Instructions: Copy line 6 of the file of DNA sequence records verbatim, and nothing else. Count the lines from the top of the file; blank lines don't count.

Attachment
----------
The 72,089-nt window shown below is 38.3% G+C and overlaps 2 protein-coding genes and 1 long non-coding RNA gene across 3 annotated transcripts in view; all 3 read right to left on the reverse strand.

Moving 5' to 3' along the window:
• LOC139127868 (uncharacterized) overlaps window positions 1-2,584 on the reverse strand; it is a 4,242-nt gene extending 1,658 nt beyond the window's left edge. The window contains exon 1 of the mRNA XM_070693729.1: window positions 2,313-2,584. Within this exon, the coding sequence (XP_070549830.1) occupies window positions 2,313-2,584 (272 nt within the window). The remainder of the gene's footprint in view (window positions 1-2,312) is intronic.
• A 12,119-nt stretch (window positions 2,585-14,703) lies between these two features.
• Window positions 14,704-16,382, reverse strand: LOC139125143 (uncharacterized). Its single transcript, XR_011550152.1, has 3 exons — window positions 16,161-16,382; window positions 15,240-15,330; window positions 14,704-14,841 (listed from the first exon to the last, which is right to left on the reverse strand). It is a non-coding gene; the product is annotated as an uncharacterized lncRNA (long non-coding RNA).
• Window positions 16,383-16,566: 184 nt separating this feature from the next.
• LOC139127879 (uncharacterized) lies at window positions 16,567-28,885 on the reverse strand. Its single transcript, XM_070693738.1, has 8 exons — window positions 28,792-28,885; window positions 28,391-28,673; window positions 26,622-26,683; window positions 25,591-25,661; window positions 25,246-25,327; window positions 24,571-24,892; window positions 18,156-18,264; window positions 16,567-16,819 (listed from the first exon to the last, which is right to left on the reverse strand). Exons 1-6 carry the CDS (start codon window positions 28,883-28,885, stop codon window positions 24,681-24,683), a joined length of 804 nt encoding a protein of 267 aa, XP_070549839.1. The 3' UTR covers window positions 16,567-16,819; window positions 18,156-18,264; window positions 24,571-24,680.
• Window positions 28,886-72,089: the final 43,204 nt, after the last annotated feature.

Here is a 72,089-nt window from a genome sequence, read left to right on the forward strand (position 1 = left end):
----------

• Window positions 16,383-16,566: 184 nt separating this feature from the next.